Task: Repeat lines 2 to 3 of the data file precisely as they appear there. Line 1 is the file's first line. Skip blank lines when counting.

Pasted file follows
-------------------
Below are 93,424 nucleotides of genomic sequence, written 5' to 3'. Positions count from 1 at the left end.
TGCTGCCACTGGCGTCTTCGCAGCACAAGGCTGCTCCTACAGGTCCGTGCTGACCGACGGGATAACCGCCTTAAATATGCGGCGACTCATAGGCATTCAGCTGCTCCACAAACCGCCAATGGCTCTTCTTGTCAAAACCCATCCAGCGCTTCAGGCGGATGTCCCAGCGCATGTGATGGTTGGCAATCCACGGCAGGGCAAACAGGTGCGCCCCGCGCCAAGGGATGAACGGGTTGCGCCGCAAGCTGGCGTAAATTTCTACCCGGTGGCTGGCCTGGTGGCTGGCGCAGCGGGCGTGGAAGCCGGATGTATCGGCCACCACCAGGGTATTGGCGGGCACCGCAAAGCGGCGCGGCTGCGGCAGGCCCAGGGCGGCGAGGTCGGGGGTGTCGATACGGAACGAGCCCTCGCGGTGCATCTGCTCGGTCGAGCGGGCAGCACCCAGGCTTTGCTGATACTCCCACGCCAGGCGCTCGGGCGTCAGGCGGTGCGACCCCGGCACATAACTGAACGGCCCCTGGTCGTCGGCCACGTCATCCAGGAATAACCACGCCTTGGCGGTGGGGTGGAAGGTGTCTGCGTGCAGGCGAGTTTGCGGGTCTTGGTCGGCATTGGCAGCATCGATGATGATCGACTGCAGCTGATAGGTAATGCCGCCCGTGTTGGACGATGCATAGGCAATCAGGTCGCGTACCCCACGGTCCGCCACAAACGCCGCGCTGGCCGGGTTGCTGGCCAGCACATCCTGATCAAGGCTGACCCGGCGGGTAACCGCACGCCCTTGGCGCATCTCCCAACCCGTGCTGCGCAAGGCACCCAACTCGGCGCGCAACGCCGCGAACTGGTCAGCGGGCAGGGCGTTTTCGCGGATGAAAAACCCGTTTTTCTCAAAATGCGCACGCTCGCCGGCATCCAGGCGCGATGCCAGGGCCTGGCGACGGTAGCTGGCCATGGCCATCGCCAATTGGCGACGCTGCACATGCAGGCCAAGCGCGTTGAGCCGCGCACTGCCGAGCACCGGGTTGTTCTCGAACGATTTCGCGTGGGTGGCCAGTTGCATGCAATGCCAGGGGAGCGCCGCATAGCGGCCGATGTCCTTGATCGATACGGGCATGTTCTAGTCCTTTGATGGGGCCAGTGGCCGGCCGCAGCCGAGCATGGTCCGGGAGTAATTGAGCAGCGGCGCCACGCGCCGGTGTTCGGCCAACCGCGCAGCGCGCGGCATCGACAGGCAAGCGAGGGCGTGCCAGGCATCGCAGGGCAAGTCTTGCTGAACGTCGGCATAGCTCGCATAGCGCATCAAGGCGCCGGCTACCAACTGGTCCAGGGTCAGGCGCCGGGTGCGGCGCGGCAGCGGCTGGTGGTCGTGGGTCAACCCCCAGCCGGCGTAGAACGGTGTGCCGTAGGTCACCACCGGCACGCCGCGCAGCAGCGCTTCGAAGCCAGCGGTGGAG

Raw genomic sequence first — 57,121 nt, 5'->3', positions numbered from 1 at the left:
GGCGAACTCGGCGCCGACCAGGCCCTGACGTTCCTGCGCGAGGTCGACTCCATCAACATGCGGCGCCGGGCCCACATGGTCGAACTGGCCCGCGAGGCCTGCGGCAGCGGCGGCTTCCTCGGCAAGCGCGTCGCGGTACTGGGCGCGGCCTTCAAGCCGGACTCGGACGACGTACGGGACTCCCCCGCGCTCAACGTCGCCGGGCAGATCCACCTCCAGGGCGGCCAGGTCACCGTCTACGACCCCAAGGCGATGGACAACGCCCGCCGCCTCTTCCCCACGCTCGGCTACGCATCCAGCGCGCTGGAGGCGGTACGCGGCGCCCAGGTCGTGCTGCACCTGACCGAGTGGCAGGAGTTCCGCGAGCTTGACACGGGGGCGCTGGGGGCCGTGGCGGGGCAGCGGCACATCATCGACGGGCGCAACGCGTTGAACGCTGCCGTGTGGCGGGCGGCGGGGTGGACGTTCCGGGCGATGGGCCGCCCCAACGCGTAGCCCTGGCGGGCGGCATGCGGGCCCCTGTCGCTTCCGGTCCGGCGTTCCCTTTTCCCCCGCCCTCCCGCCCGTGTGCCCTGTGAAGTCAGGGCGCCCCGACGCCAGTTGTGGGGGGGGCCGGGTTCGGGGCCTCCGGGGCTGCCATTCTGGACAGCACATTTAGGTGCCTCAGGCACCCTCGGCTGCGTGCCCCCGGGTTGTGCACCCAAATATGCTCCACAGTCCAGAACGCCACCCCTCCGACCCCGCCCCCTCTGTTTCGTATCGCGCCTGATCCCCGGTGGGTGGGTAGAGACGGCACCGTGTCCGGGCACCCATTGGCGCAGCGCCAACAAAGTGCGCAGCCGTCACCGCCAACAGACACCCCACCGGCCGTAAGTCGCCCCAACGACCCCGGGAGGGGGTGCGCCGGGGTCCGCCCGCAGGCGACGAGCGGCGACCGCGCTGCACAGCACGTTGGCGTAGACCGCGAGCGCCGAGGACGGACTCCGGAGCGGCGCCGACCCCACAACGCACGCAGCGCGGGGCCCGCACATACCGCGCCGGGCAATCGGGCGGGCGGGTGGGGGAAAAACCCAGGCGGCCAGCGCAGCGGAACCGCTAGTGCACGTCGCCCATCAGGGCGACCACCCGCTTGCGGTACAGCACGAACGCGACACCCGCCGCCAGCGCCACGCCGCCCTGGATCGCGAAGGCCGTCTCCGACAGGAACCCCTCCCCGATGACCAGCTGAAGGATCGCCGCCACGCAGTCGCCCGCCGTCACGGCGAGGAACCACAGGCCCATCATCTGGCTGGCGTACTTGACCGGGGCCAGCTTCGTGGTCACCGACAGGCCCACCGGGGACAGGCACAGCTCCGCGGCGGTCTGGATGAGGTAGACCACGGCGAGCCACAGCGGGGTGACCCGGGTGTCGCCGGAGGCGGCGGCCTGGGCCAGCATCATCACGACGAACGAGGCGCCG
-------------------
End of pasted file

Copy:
TGCTGCCACTGGCGTCTTCGCAGCACAAGGCTGCTCCTACAGGTCCGTGCTGACCGACGGGATAACCGCCTTAAATATGCGGCGACTCATAGGCATTCAGCTGCTCCACAAACCGCCAATGGCTCTTCTTGTCAAAACCCATCCAGCGCTTCAGGCGGATGTCCCAGCGCATGTGATGGTTGGCAATCCACGGCAGGGCAAACAGGTGCGCCCCGCGCCAAGGGATGAACGGGTTGCGCCGCAAGCTGGCGTAAATTTCTACCCGGTGGCTGGCCTGGTGGCTGGCGCAGCGGGCGTGGAAGCCGGATGTATCGGCCACCACCAGGGTATTGGCGGGCACCGCAAAGCGGCGCGGCTGCGGCAGGCCCAGGGCGGCGAGGTCGGGGGTGTCGATACGGAACGAGCCCTCGCGGTGCATCTGCTCGGTCGAGCGGGCAGCACCCAGGCTTTGCTGATACTCCCACGCCAGGCGCTCGGGCGTCAGGCGGTGCGACCCCGGCACATAACTGAACGGCCCCTGGTCGTCGGCCACGTCATCCAGGAATAACCACGCCTTGGCGGTGGGGTGGAAGGTGTCTGCGTGCAGGCGAGTTTGCGGGTCTTGGTCGGCATTGGCAGCATCGATGATGATCGACTGCAGCTGATAGGTAATGCCGCCCGTGTTGGACGATGCATAGGCAATCAGGTCGCGTACCCCACGGTCCGCCACAAACGCCGCGCTGGCCGGGTTGCTGGCCAGCACATCCTGATCAAGGCTGACCCGGCGGGTAACCGCACGCCCTTGGCGCATCTCCCAACCCGTGCTGCGCAAGGCACCCAACTCGGCGCGCAACGCCGCGAACTGGTCAGCGGGCAGGGCGTTTTCGCGGATGAAAAACCCGTTTTTCTCAAAATGCGCACGCTCGCCGGCATCCAGGCGCGATGCCAGGGCCTGGCGACGGTAGCTGGCCATGGCCATCGCCAATTGGCGACGCTGCACATGCAGGCCAAGCGCGTTGAGCCGCGCACTGCCGAGCACCGGGTTGTTCTCGAACGATTTCGCGTGGGTGGCCAGTTGCATGCAATGCCAGGGGAGCGCCGCATAGCGGCCGATGTCCTTGATCGATACGGGCATGTTCTAGTCCTTTGATGGGGCCAGTGGCCGGCCGCAGCCGAGCATGGTCCGGGAGTAATTGAGCAGCGGCGCCACGCGCCGGTGTTCGGCCAACCGCGCAGCGCGCGGCATCGACAGGCAAGCGAGGGCGTGCCAGGCATCGCAGGGCAAGTCTTGCTGAACGTCGGCATAGCTCGCATAGCGCATCAAGGCGCCGGCTACCAACTGGTCCAGGGTCAGGCGCCGGGTGCGGCGCGGCAGCGGCTGGTGGTCGTGGGTCAACCCCCAGCCGGCGTAGAACGGTGTGCCGTAGGTCACCACCGGCACGCCGCGCAGCAGCGCTTCGAAGCCAGCGGTGGAG

Raw genomic sequence first — 57,121 nt, 5'->3', positions numbered from 1 at the left: